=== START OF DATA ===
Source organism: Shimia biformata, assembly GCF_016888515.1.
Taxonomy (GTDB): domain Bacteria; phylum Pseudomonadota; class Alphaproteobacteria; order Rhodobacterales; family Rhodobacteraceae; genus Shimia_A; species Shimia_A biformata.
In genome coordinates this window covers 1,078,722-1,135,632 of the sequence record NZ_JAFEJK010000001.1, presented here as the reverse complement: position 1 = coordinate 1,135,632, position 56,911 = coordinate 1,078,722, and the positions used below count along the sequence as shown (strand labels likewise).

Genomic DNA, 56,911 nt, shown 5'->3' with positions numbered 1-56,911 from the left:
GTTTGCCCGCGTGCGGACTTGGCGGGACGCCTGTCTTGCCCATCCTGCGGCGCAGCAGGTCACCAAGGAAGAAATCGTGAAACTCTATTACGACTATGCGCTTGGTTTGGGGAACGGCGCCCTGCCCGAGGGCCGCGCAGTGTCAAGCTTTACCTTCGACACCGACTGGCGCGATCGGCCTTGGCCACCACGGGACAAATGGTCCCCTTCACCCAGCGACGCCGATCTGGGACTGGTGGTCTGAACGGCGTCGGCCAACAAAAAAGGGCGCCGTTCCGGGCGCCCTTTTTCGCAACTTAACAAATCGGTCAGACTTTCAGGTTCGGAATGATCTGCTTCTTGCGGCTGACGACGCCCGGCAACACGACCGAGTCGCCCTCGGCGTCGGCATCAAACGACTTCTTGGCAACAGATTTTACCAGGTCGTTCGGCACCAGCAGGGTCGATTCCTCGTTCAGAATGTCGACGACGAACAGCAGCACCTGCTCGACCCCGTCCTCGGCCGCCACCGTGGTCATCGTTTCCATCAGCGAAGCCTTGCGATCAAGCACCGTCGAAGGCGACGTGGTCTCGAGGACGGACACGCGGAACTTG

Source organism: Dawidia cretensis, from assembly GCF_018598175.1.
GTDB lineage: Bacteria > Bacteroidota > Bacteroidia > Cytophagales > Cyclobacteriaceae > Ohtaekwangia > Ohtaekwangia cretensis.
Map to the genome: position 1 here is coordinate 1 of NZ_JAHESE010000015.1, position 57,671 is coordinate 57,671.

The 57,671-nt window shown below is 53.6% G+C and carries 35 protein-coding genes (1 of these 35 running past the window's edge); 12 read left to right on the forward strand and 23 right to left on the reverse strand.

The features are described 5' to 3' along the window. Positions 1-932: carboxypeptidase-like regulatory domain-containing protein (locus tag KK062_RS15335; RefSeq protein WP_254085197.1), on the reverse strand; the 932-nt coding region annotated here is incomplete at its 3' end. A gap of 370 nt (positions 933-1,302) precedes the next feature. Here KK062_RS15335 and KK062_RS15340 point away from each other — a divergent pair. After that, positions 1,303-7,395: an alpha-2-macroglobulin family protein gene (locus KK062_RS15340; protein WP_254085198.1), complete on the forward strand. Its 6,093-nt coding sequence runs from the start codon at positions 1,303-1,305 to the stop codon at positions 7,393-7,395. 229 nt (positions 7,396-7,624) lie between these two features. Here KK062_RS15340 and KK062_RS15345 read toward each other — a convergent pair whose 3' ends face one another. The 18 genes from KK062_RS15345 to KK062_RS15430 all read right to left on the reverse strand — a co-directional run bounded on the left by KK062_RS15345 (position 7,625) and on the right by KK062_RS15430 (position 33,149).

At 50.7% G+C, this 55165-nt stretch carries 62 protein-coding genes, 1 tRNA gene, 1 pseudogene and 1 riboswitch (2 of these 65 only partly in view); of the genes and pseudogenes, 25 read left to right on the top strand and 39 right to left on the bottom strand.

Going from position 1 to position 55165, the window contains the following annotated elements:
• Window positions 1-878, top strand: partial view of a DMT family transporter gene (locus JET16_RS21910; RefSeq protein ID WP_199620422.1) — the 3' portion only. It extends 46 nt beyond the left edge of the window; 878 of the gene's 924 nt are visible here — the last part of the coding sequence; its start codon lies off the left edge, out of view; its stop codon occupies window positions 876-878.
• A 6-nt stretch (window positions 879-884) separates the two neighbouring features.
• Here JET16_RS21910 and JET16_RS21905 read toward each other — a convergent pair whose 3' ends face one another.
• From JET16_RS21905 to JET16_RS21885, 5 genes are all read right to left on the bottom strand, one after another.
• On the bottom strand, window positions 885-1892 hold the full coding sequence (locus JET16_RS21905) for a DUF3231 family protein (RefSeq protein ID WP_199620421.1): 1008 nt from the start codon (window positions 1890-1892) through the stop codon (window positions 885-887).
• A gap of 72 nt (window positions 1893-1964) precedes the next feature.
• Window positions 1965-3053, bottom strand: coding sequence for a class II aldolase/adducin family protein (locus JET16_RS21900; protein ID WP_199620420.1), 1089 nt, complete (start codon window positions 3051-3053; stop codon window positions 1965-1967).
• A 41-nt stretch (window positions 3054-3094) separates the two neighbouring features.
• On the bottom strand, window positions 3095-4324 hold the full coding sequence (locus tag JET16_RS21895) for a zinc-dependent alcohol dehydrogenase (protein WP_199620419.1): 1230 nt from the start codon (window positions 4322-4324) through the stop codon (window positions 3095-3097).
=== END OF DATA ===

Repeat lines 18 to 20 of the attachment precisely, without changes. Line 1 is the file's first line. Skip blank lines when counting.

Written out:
• A gap of 72 nt (window positions 1893-1964) precedes the next feature.
• Window positions 1965-3053, bottom strand: coding sequence for a class II aldolase/adducin family protein (locus JET16_RS21900; protein ID WP_199620420.1), 1089 nt, complete (start codon window positions 3051-3053; stop codon window positions 1965-1967).
• A 41-nt stretch (window positions 3054-3094) separates the two neighbouring features.